April 13th, 2012
Obama Goes To Colombia: Should U.S. Latinos Pay Attention?

President Barack Obama will be travelling to Cartagena, Colombia for this weekend’s Summit of the Americas. And if that sounds like filler copy on a late night radio talk program, you’re right. But wait…

The chunk of the world that exists on the American continent south of the U.S.-Mexico border is paying close attention. And although it’s not topping the list of Twitter’s #trendingtopics, I think we – the royal U.S. we – should pay attention too. The problem is that most American’s (read here: people from the U.S.) are at an information disadvantage – ironic as it may seem – when it comes to the Summit of the Americas. There’s also a disconnect in understanding how the U.S. policy towards Latin America affects and in some cases mirrors the domestic policies that affect U.S. Latinos.

So in order to bridge that gap, or fill that ditch as it may be, I’ve put together a quick and easy primer to follow as the news of the Summit spreads:

  • For purposes of the primer and the Summit (and as far as everyone else living on this continent is concerned) when the words America, American or Americas are used, they refer to the American continent and people living in it or things related to it. The words are not exclusive to the people living in the United States.
  • 34 heads of state, from the 34 countries in the Americas, will attend.
  • According to the Associated Press, Latin American leaders have expressed frustration at President Obama’s lack of forward movement on immigration, drug policy and Cuba.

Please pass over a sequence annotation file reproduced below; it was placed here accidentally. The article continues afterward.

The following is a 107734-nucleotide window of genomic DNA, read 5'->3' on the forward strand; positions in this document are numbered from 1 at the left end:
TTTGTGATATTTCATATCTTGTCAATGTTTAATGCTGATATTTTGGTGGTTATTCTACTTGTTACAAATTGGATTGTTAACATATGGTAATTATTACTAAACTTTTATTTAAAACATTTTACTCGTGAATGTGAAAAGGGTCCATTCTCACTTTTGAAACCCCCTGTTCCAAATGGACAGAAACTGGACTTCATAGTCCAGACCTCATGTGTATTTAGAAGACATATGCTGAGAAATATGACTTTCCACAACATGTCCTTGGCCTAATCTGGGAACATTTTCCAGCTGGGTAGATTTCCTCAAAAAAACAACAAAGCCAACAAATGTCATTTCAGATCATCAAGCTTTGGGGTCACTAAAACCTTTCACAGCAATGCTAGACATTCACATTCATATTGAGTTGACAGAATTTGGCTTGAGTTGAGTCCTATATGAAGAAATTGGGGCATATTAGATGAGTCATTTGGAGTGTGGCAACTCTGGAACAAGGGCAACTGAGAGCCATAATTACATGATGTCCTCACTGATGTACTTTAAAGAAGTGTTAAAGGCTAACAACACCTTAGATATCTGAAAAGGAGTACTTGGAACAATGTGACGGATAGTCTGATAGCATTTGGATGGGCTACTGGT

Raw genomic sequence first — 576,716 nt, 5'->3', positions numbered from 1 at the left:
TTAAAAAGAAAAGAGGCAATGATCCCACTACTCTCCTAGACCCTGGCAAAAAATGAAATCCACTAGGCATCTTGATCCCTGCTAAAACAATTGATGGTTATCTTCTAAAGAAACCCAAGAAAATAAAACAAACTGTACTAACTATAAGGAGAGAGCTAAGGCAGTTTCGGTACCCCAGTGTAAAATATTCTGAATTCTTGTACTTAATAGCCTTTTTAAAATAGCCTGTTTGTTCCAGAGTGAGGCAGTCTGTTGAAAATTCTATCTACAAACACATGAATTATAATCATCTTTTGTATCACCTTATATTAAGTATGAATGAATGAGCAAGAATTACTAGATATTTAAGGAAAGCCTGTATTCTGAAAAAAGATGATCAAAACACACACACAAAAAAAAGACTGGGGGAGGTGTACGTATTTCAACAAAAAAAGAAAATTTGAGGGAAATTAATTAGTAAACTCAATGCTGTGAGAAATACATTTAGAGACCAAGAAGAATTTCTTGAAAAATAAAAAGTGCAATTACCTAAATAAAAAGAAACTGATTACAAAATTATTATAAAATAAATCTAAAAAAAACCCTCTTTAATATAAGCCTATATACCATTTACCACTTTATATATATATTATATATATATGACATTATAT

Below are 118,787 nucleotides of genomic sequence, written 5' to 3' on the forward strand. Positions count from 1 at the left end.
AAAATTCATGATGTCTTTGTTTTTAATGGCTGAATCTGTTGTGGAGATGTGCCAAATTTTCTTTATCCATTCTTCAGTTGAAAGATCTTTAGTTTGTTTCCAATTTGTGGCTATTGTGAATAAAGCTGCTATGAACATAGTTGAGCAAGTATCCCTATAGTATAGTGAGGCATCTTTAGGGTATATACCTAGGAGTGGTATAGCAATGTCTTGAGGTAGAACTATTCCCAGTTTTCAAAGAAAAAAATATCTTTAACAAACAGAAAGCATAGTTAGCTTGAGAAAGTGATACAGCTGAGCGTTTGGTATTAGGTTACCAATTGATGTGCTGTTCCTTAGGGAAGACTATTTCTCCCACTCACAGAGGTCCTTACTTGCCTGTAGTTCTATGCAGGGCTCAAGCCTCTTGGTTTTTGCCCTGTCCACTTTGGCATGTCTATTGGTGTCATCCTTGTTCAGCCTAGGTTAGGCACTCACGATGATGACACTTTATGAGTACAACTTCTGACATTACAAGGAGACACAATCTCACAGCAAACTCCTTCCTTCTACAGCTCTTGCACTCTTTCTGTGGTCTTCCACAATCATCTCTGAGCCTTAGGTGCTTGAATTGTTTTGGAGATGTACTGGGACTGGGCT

• Those same issues put the President at odds with his domestic Latino constituency.
  • Yet, polls show that a majority of U.S. Latinos support President Obama. But that support is weakening as a consequence of his deportation policies and slothful immigration reforms.
  • The most talked about topic at the Summit will be international drug trafficking;
  • but for the U.S., expanding markets and exports will be a major goal (Total U.S. exports in the Americas amount to $700 billion).
  • According to Bloomberg Businessweek: “The president may use the summit to announce that Colombia has fulfilled terms of a “labor action plan” to proceed with implementation of the U.S.-Colombia Free Trade Agreement…”
  • But the President is under pressure about that deal. The AP reports: “Obama is under pressure from U.S. labor leaders to put off that announcement. The U.S. Chamber of Commerce, …is pushing Obama to implement the trade deal.”
  • On the drug issue, there’s a new-old idea on the table. According to the Christian Science Monitor: “At least one attendee at the Summit of the Americas,Guatemalan President Otto Pérez Molina, even wants to discuss legalization of drug use.”
  • There’s nothing new about this issue. Again the CSM: “About 15 percent of Latin America’s economy is lost to violence generated by organized crime, according to the Inter-American Development Bank. In Mexico, drug-related killings have reached 50,000 since 2006.”
  • There are other problems that plague the large chunk of the continent to the south: corruption, infrastructure, tax collection, educational standards, industrial competitiveness.
  • But the overall assessment is that the Obama administration has been less than enthusiastic towards Latin America, and that any attention now would seem superficial, coming as it would, so close to a reelection campaign and a Latino constituency deemed vital for victory.

So in the end, will this be more than an expensive Colombian photo-op for 34 American heads of state?

As in all things of this nature, the real dealings happen among the staffers and ministers and exchanges of ideas and proposals and plans. It’s the face-time and the handshakes that matter. Because by next year’s Summit there will be a new President in Mexico, and the White House, as it now stands, is up for grabs. Those are two of the largest countries on the continent, so the balance is on hold.

[Photo by Summit of the Americas]

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